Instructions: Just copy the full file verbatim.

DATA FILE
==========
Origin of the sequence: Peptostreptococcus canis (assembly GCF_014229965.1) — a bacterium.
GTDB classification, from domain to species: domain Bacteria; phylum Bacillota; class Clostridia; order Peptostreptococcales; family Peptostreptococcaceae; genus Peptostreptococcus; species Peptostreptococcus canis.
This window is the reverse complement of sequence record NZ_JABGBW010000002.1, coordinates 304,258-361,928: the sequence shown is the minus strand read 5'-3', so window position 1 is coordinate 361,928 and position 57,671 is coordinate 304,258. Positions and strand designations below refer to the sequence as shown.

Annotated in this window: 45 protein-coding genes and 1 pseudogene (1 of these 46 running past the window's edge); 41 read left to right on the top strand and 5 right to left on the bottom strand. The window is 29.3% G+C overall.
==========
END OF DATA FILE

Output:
Origin of the sequence: Peptostreptococcus canis (assembly GCF_014229965.1) — a bacterium.
GTDB classification, from domain to species: domain Bacteria; phylum Bacillota; class Clostridia; order Peptostreptococcales; family Peptostreptococcaceae; genus Peptostreptococcus; species Peptostreptococcus canis.
This window is the reverse complement of sequence record NZ_JABGBW010000002.1, coordinates 304,258-361,928: the sequence shown is the minus strand read 5'-3', so window position 1 is coordinate 361,928 and position 57,671 is coordinate 304,258. Positions and strand designations below refer to the sequence as shown.

Annotated in this window: 45 protein-coding genes and 1 pseudogene (1 of these 46 running past the window's edge); 41 read left to right on the top strand and 5 right to left on the bottom strand. The window is 29.3% G+C overall.